Kerr Neilson, Managing Director of Platinum Asset Management, was interviewed by Vincent O’Neill, Director of Private Wealth at Stanford Brown, on 24 April 2015 at the Stanford Brown Quarterly Investor Insight luncheon.
VO: What makes a good investment manager?
KN: You need to have some idea about what you bring to the game. You wouldn’t enter the Olympics without some ‘edge’, and it’s the same in the investing business. You have to define your ‘edge’ to yourself. One ‘edge’ you could bring is that which others find difficult, such as thinking in a contrarian manner. There’s a big problem with investments. Believe it or not, there’s no specific price for any asset. Some good companies are now worth 10 times the amount they got down to in the GFC. They haven’t become 10 times better companies. When you buy and sell in the stockmarket, you need to have a reference point against what other people think. Value can shift around massively. You need to be a contrarian to start looking for gaps. You need a way to distill out the confusion and noise.
VO: And what have you changed or learned over the years?
KN: Like all investors, you initially start looking for a bargain. But now we have the internet, it’s completely transformational. It’s as important as the railways and the automobile. On the one hand, you know what you’d pay for traditional companies, but then you’ve got this ginormous event which opens up the world to everyone. A company can be so much more valuable even though it started in a garage in Sydney. The value proposition is difficult to understand. With these changes, you need to change your own approach, at least at the margin.
VO: And you need a recognition that some are speculative.
KN: You need a high upside to justify the uncertainty and you need peripheral vision. A problem analysts have is that they spend a lot of time on a company, and they feel they need to be rewarded for that time. They still want to buy it, but you can’t do that if you’re running money.
VO: In what conditions does Platinum underperform?
KN: The times we are least effective are the times like the last six years, where there is little dispersion of valuations, and huge trending. The herd is going in one direction. The one market you had to be in was the US, and we have been progressively moving out of it.
VO: Does that make it difficult for you, as people question your stance?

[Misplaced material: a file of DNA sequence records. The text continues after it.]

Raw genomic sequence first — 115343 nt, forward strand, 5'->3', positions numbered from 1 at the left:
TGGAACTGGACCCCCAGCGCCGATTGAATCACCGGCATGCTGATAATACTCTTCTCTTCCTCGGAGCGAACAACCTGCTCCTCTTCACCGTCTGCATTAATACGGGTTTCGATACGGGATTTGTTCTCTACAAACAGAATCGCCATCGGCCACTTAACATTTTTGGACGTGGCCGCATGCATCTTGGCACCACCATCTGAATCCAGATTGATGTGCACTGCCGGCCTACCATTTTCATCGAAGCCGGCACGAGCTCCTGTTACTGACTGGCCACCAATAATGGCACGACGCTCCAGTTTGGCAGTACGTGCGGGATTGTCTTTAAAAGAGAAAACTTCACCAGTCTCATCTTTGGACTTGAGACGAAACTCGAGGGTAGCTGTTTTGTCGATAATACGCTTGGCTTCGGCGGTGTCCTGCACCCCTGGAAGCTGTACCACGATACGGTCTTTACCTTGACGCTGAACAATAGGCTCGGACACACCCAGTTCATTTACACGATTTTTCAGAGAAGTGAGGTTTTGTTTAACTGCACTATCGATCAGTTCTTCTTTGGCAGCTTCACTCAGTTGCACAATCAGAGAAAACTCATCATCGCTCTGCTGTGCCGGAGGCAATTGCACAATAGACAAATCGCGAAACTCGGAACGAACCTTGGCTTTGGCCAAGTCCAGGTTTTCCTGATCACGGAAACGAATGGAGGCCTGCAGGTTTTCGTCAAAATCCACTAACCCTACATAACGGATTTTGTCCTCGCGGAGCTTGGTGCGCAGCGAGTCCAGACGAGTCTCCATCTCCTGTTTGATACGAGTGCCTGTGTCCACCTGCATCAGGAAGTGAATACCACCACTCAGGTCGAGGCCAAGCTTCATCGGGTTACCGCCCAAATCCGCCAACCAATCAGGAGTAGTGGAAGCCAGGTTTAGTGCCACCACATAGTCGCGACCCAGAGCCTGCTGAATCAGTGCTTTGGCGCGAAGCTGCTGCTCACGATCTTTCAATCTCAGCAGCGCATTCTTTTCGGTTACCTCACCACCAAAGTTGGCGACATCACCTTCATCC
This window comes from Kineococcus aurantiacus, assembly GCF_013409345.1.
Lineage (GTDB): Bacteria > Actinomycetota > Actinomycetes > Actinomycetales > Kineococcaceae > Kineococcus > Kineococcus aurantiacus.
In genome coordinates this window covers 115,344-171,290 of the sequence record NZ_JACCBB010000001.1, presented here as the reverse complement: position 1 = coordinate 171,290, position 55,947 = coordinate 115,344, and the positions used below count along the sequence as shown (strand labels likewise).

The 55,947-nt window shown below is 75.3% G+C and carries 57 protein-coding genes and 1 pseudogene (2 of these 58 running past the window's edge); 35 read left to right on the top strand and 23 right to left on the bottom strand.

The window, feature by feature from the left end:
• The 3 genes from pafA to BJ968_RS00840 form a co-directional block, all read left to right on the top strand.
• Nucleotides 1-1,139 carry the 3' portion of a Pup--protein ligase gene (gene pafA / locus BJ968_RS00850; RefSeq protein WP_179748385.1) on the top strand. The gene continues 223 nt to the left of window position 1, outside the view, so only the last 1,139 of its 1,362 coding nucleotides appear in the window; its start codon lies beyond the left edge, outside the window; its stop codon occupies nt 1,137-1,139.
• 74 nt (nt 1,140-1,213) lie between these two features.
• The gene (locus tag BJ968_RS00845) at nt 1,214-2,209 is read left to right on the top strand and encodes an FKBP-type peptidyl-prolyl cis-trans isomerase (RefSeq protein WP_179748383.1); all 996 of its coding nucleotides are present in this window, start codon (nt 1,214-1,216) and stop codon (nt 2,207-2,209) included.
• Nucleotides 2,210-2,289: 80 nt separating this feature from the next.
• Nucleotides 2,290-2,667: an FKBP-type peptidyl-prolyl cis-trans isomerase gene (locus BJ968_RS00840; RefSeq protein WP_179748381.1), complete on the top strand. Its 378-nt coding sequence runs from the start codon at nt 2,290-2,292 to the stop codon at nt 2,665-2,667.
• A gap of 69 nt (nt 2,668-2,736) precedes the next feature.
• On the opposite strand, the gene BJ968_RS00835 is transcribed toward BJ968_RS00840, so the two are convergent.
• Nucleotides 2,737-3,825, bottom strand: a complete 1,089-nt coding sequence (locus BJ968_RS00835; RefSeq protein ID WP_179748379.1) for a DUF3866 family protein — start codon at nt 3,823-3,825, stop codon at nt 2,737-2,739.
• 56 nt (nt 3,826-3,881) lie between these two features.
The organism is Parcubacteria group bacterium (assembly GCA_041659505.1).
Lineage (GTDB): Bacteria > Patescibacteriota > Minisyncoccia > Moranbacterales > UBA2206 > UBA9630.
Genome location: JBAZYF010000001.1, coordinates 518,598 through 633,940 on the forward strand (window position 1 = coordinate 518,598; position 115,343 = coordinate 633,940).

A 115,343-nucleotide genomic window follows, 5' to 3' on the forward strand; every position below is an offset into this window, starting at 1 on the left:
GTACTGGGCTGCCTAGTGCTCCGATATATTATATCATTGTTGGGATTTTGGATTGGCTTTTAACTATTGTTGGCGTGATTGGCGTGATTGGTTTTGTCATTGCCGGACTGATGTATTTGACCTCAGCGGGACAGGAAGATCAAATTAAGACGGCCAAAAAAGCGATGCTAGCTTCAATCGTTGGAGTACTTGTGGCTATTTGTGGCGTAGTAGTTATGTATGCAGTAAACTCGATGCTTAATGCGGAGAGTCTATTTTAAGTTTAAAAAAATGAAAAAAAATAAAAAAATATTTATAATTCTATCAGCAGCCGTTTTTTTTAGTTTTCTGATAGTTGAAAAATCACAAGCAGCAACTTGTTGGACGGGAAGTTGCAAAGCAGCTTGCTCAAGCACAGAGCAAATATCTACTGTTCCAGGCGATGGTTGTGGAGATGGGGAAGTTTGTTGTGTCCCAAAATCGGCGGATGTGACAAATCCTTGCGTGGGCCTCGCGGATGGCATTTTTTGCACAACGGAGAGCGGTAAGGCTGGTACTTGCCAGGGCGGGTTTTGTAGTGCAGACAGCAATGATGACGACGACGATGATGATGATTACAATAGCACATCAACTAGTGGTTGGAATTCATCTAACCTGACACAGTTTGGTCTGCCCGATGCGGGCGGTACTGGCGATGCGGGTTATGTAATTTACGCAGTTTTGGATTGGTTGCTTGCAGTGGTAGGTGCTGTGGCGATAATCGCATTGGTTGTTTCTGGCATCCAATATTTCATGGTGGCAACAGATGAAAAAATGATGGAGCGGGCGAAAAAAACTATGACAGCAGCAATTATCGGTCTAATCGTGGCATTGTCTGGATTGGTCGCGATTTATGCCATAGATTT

KN: You need to build a team slowly over a long period of time because you have to think differently. To keep people of that nature is not easy, it’s a certain type of mentality.
VO: You’re a keen student of history. Can you share some of the key lessons from the past, including any insights for the current conditions of extreme monetary policy.
KN: You don’t need to be an historian, just start with the human condition. We are all slaves to our frailties, and we have little ability to suppress those animal instincts: fear, greed, jealousy, all these weaknesses we have. When you read the literature of the 1930’s, we had all this discussion about when to tighten monetary policy, and then you had some very volatile markets. So you can find precedents in history, but you must always look for the differences. We have a big change which is globalisation, and it is more powerful now. We have a transfer of capital and technology, and a massive pool of labour in China and India that is priced at $100 a week rather than $100 an hour. You need to be careful because we’ll have a lot of labour substitution which implies that growth in the West will be lower. The gap is so huge and the biggest problem we face is this arbitrage of labour costs. Through technology, you can quickly teach people how to do things, you can automate so much of this.
VO: Older people spend less on goods and services, they don’t have babies or buy houses, while they have higher health costs. What do you think about the drag on global growth from changing demographics over coming decades?